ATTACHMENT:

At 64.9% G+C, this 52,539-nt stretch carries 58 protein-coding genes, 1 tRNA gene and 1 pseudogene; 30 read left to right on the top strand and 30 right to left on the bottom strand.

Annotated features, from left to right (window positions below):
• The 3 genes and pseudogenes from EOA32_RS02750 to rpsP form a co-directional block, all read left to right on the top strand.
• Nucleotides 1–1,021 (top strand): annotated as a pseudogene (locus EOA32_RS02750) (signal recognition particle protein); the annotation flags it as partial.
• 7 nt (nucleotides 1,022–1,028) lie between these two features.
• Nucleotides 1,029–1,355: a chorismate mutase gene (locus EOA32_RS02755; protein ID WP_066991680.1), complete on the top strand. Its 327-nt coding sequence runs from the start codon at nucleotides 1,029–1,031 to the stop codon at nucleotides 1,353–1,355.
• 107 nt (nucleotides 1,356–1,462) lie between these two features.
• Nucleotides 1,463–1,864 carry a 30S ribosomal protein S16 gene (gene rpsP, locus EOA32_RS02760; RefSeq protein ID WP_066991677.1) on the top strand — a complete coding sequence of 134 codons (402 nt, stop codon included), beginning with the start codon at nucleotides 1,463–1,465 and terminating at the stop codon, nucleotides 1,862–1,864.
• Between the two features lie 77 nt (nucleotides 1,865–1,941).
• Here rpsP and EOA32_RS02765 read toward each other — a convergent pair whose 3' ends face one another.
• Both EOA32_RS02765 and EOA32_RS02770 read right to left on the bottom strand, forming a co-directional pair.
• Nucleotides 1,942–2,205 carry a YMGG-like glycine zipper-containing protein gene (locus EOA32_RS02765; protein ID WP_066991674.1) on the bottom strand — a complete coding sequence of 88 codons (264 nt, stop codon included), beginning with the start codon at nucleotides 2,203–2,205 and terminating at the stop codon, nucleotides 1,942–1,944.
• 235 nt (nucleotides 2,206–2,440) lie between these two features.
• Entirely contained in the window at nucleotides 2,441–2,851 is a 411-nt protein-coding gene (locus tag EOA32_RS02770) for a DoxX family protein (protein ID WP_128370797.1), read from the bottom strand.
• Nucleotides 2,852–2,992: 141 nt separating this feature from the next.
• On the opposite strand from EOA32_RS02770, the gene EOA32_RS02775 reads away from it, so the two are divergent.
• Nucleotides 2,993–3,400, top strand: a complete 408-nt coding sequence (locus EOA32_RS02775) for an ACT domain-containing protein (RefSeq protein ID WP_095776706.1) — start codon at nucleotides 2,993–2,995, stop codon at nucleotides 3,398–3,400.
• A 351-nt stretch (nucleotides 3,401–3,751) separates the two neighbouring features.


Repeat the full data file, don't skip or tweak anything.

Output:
At 64.9% G+C, this 52,539-nt stretch carries 58 protein-coding genes, 1 tRNA gene and 1 pseudogene; 30 read left to right on the top strand and 30 right to left on the bottom strand.

Annotated features, from left to right (window positions below):
• The 3 genes and pseudogenes from EOA32_RS02750 to rpsP form a co-directional block, all read left to right on the top strand.
• Nucleotides 1–1,021 (top strand): annotated as a pseudogene (locus EOA32_RS02750) (signal recognition particle protein); the annotation flags it as partial.
• 7 nt (nucleotides 1,022–1,028) lie between these two features.
• Nucleotides 1,029–1,355: a chorismate mutase gene (locus EOA32_RS02755; protein ID WP_066991680.1), complete on the top strand. Its 327-nt coding sequence runs from the start codon at nucleotides 1,029–1,031 to the stop codon at nucleotides 1,353–1,355.
• 107 nt (nucleotides 1,356–1,462) lie between these two features.
• Nucleotides 1,463–1,864 carry a 30S ribosomal protein S16 gene (gene rpsP, locus EOA32_RS02760; RefSeq protein ID WP_066991677.1) on the top strand — a complete coding sequence of 134 codons (402 nt, stop codon included), beginning with the start codon at nucleotides 1,463–1,465 and terminating at the stop codon, nucleotides 1,862–1,864.
• Between the two features lie 77 nt (nucleotides 1,865–1,941).
• Here rpsP and EOA32_RS02765 read toward each other — a convergent pair whose 3' ends face one another.
• Both EOA32_RS02765 and EOA32_RS02770 read right to left on the bottom strand, forming a co-directional pair.
• Nucleotides 1,942–2,205 carry a YMGG-like glycine zipper-containing protein gene (locus EOA32_RS02765; protein ID WP_066991674.1) on the bottom strand — a complete coding sequence of 88 codons (264 nt, stop codon included), beginning with the start codon at nucleotides 2,203–2,205 and terminating at the stop codon, nucleotides 1,942–1,944.
• 235 nt (nucleotides 2,206–2,440) lie between these two features.
• Entirely contained in the window at nucleotides 2,441–2,851 is a 411-nt protein-coding gene (locus tag EOA32_RS02770) for a DoxX family protein (protein ID WP_128370797.1), read from the bottom strand.
• Nucleotides 2,852–2,992: 141 nt separating this feature from the next.
• On the opposite strand from EOA32_RS02770, the gene EOA32_RS02775 reads away from it, so the two are divergent.
• Nucleotides 2,993–3,400, top strand: a complete 408-nt coding sequence (locus EOA32_RS02775) for an ACT domain-containing protein (RefSeq protein ID WP_095776706.1) — start codon at nucleotides 2,993–2,995, stop codon at nucleotides 3,398–3,400.
• A 351-nt stretch (nucleotides 3,401–3,751) separates the two neighbouring features.